In communities from India to Africa to Washington, D.C., doing something good for your community will now get you more than just good karma. Planting a tree, cleaning a river, tutoring a child, and cooking meals for the homeless could earn you credits that can be redeemed for education or low-interest loans. It’s part of a plan called Social Capital Credits, or SoCCs, a different kind of currency created by the nonprofit Asia Initiatives.
“I strongly believe that the world is in all kinds of crisis right now because we only focus on financial capital and we do not honor and leverage social capital,” says Geeta Mehta, founder and president of Asia Initiatives and a professor at Columbia University‘s Graduate School of Architecture, Planning, and Preservation. Mehta says we can see this social capital in action when people come together after disasters like Katrina and even during the coronavirus pandemic: “Communities that have that social bond and social strength,” she says, “always come out better than communities where social bonds have been broken.” Yet social capital still isn’t as valued as money in everyday life.
Asia Initiatives has helped communities harness this social capital since 2014, holding Socratic dialogues with a community (though the nonprofit spells it “SoCCratic,” like SoCCs) to figure out what they need and what they’re willing to do for those needs, creating a local exchange rate between specific acts of good and local rewards.
“This is very different than the normal way of development organizations, [where] the expert sitting in New York or somewhere decides what needs to be done and then they go and give charity,” Mehta says. That can make local communities feel as if they don’t have control over anything; they’re just on the receiving end. SoCCs, on the other hand, create leadership and local capacity. “People know that if they do something good, they get something good.” Each community creates a “redeeming menu,” allocating SoCCs for laptops at community centers, school fees, digital or in-person literacy sessions, or low-interest loans for purchasing goats and other resources necessary to start a local businesses.
For the past year, Asia Initiatives has been working on SoCCs 2.0, which is the winner of the social justice category in Fast Company’s 2020 World Changing Ideas Awards. The second iteration builds on their social capital system by using an app and online platform to better track and encourage this kind of currency. Smartphones are becoming ubiquitous even in poorer areas, Mehta says—in India, smartphones are available for about $25—so there will at least be someone in a family or a community who can use the app.
Giving communities a different kind of currency can help balance gender and wealth inequalities. Mehta has seen in many Indian communities how women’s work was invisible before an SoCCs system was in place. Asia Initiatives would go into villages and ask people what they do. The men would say they were farmers, and the women would say they do nothing. But when they would talk about what filled their days, it became clear that they cooked meals for their families, fetched water, helped the kids with school, helped their husbands in the field. “There was a lot of good being done by women that was invisible, not just for their own families but for the communities,” she says. “The idea was to make social capital fungible and women’s work to be visible.”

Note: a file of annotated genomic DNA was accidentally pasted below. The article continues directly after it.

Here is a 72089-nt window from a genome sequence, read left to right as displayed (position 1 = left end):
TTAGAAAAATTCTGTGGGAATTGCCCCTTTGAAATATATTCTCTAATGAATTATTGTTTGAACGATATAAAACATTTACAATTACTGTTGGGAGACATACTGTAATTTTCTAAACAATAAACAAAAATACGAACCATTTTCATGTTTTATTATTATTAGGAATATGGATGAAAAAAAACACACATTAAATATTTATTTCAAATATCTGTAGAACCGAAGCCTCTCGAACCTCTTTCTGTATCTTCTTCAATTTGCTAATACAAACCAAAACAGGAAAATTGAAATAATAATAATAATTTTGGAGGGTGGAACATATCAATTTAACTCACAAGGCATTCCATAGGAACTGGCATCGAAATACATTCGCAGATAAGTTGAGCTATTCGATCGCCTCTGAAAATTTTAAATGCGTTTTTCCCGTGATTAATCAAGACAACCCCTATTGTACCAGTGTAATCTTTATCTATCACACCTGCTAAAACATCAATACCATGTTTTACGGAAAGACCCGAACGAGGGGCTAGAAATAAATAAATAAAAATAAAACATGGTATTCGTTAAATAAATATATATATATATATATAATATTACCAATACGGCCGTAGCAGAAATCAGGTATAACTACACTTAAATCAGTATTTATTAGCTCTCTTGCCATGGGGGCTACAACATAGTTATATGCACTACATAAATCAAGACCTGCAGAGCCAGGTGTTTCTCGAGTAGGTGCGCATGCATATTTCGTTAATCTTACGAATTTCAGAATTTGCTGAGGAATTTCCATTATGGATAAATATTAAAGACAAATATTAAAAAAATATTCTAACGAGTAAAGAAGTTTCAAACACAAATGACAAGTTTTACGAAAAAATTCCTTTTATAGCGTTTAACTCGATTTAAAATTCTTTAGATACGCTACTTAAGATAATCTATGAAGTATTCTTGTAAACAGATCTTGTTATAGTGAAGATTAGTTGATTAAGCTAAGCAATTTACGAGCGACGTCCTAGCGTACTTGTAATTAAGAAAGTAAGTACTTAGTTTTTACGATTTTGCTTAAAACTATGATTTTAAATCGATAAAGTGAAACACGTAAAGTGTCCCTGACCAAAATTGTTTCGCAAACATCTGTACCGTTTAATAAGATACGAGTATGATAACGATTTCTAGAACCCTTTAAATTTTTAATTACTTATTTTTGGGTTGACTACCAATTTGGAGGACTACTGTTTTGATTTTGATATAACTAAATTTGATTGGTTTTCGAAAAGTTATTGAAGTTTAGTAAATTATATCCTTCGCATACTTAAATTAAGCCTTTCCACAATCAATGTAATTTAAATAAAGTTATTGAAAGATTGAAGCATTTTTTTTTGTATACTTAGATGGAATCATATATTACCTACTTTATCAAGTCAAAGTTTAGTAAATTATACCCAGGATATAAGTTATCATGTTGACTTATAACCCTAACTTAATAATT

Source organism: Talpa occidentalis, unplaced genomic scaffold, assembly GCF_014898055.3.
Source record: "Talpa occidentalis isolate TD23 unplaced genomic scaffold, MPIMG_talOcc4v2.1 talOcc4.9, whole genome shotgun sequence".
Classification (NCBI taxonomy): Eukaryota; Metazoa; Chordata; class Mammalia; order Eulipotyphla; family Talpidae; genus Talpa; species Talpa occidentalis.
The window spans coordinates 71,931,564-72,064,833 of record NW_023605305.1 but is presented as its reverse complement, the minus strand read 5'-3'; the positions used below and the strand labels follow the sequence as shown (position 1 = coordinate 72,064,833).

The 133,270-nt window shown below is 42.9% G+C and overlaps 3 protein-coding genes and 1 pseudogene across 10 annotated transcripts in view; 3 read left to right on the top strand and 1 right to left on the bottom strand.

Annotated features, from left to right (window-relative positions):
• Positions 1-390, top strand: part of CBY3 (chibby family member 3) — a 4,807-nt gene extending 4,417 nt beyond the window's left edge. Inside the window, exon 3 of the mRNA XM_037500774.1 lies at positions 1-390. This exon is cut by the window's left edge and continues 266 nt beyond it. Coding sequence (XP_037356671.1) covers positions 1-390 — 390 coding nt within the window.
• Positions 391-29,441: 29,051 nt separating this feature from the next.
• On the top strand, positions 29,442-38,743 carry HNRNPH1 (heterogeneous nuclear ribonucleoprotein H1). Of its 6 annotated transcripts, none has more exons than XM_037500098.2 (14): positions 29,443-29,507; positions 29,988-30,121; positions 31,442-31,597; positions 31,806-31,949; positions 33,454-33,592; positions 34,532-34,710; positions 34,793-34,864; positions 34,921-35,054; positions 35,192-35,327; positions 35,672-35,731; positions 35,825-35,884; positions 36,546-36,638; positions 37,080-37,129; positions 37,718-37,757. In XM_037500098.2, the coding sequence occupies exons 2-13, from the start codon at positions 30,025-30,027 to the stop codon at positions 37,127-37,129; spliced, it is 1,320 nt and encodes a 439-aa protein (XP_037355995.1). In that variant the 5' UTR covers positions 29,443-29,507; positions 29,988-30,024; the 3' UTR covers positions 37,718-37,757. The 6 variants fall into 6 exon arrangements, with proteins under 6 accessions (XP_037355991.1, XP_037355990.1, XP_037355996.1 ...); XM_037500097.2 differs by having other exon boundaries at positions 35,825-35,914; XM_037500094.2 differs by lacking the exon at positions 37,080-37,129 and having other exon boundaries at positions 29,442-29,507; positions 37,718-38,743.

With the app, someone can see their community’s “earning menu,” which outlines exactly what they need to do to earn SoCCs: tutor their peers, participate in community farming, plant trees, clean public areas. Once earned, the app keeps track of those SoCCs and how they can be redeemed for both community initiatives and individual advancement—vouchers for school supplies, chickens with which to start a poultry farming business, food grain, hygiene kits for girls and women, literacy classes, or a village fleet of bicycles, depending on the area. Those rewards are funded through donations, Asia Initiatives’ nonprofit fundraising, grants, and collaborations with other nonprofit partners; in 2016, for example, a grant from the PepsiCo Foundation funded an SoCC project in Ahmedabad, India, in which people earned SoCCs for waste management and sending school-aged children to classes for the first time, and redeemed them for groceries and home improvement materials.
In many situations where a husband may also control his wife’s finances, it’s even more empowering to have SoCCs, Mehta says, rather than simply earning their own money. If they did work that earned them money, it may eventually go to, say, their husband’s drinking habit, without benefiting the women at all, but SoCC credits, Mehta notes, can “only be used for a good thing.” Even if a household or community is sharing a phone, the app keeps track of how many SoCCs someone individually has. “We’ve seen a tremendous change in women’s own self-esteem and economic status,” she says. Plus, an entire community, not just those earning these SoCCs, can see the benefit, such as a clean river or a new well.
With the new app, Mehta says it will be even easier for a community to track this currency and encourage people to partake, rather than just designating one person to keep track of this exchange manually. That was how they did it in the beginning, but now Asia Initiatives serves more than 25,000 people a year through this program, and the projects and the numbers involved are too big to account for by hand. Asia Initiatives has plans to grow this program further, and is in talks with the New York City Housing Authority to develop an SoCCs project. “We would like it to spread to any country, anyplace where people like the idea of coming together,” Mehta says. “We hope this currency will empower people to come together for the thing they want to do.”